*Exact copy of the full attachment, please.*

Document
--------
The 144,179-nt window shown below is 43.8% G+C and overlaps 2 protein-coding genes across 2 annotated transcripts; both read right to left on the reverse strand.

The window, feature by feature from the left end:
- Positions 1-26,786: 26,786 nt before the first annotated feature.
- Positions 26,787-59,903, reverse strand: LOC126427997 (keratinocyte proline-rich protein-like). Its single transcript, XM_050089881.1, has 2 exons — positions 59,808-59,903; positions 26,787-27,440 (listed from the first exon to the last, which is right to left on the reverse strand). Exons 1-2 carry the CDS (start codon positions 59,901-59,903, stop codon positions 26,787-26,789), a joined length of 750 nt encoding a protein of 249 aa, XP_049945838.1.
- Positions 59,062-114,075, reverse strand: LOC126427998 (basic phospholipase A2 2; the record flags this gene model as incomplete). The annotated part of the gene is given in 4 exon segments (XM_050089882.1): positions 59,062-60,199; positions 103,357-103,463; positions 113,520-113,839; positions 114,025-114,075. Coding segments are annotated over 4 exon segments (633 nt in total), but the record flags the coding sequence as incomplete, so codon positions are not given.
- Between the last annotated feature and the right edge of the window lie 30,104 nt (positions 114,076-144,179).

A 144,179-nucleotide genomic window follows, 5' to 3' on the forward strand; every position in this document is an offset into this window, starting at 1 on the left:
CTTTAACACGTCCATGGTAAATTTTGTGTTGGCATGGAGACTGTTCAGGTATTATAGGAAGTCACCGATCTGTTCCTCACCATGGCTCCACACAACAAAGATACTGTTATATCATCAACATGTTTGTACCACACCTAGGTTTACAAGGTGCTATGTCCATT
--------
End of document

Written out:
The 144,179-nt window shown below is 43.8% G+C and overlaps 2 protein-coding genes across 2 annotated transcripts; both read right to left on the reverse strand.

The window, feature by feature from the left end:
- Positions 1-26,786: 26,786 nt before the first annotated feature.
- Positions 26,787-59,903, reverse strand: LOC126427997 (keratinocyte proline-rich protein-like). Its single transcript, XM_050089881.1, has 2 exons — positions 59,808-59,903; positions 26,787-27,440 (listed from the first exon to the last, which is right to left on the reverse strand). Exons 1-2 carry the CDS (start codon positions 59,901-59,903, stop codon positions 26,787-26,789), a joined length of 750 nt encoding a protein of 249 aa, XP_049945838.1.
- Positions 59,062-114,075, reverse strand: LOC126427998 (basic phospholipase A2 2; the record flags this gene model as incomplete). The annotated part of the gene is given in 4 exon segments (XM_050089882.1): positions 59,062-60,199; positions 103,357-103,463; positions 113,520-113,839; positions 114,025-114,075. Coding segments are annotated over 4 exon segments (633 nt in total), but the record flags the coding sequence as incomplete, so codon positions are not given.
- Between the last annotated feature and the right edge of the window lie 30,104 nt (positions 114,076-144,179).

A 144,179-nucleotide genomic window follows, 5' to 3' on the forward strand; every position in this document is an offset into this window, starting at 1 on the left:
CTTTAACACGTCCATGGTAAATTTTGTGTTGGCATGGAGACTGTTCAGGTATTATAGGAAGTCACCGATCTGTTCCTCACCATGGCTCCACACAACAAAGATACTGTTATATCATCAACATGTTTGTACCACACCTAGGTTTACAAGGTGCTATGTCCATT